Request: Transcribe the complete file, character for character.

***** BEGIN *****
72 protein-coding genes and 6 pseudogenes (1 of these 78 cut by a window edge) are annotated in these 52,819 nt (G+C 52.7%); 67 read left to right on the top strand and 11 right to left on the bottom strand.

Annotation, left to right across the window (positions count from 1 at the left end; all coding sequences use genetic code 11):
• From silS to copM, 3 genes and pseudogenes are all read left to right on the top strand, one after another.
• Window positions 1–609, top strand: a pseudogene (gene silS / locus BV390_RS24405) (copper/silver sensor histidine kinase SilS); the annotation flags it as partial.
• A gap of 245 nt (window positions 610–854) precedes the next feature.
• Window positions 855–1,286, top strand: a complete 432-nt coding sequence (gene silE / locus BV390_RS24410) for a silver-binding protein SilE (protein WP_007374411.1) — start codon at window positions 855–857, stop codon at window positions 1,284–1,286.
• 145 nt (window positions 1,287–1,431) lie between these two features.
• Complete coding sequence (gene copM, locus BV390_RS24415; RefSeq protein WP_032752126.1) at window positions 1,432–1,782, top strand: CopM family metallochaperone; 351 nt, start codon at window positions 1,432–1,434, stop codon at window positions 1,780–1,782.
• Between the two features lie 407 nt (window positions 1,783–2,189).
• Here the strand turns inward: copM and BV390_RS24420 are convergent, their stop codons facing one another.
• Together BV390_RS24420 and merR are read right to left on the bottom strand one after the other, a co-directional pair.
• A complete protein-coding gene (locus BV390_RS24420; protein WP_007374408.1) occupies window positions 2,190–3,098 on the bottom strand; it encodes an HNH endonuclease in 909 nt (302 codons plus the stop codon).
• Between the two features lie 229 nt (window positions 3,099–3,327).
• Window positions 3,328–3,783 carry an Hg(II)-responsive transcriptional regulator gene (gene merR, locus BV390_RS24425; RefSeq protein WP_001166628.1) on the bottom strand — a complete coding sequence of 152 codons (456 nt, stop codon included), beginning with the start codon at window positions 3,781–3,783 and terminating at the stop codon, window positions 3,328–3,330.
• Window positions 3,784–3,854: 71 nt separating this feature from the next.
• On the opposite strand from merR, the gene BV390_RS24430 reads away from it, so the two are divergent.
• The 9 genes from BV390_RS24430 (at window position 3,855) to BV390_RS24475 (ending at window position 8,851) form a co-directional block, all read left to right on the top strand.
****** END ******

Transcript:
72 protein-coding genes and 6 pseudogenes (1 of these 78 cut by a window edge) are annotated in these 52,819 nt (G+C 52.7%); 67 read left to right on the top strand and 11 right to left on the bottom strand.

Annotation, left to right across the window (positions count from 1 at the left end; all coding sequences use genetic code 11):
• From silS to copM, 3 genes and pseudogenes are all read left to right on the top strand, one after another.
• Window positions 1–609, top strand: a pseudogene (gene silS / locus BV390_RS24405) (copper/silver sensor histidine kinase SilS); the annotation flags it as partial.
• A gap of 245 nt (window positions 610–854) precedes the next feature.
• Window positions 855–1,286, top strand: a complete 432-nt coding sequence (gene silE / locus BV390_RS24410) for a silver-binding protein SilE (protein WP_007374411.1) — start codon at window positions 855–857, stop codon at window positions 1,284–1,286.
• 145 nt (window positions 1,287–1,431) lie between these two features.
• Complete coding sequence (gene copM, locus BV390_RS24415; RefSeq protein WP_032752126.1) at window positions 1,432–1,782, top strand: CopM family metallochaperone; 351 nt, start codon at window positions 1,432–1,434, stop codon at window positions 1,780–1,782.
• Between the two features lie 407 nt (window positions 1,783–2,189).
• Here the strand turns inward: copM and BV390_RS24420 are convergent, their stop codons facing one another.
• Together BV390_RS24420 and merR are read right to left on the bottom strand one after the other, a co-directional pair.
• A complete protein-coding gene (locus BV390_RS24420; protein WP_007374408.1) occupies window positions 2,190–3,098 on the bottom strand; it encodes an HNH endonuclease in 909 nt (302 codons plus the stop codon).
• Between the two features lie 229 nt (window positions 3,099–3,327).
• Window positions 3,328–3,783 carry an Hg(II)-responsive transcriptional regulator gene (gene merR, locus BV390_RS24425; RefSeq protein WP_001166628.1) on the bottom strand — a complete coding sequence of 152 codons (456 nt, stop codon included), beginning with the start codon at window positions 3,781–3,783 and terminating at the stop codon, window positions 3,328–3,330.
• Window positions 3,784–3,854: 71 nt separating this feature from the next.
• On the opposite strand from merR, the gene BV390_RS24430 reads away from it, so the two are divergent.
• The 9 genes from BV390_RS24430 (at window position 3,855) to BV390_RS24475 (ending at window position 8,851) form a co-directional block, all read left to right on the top strand.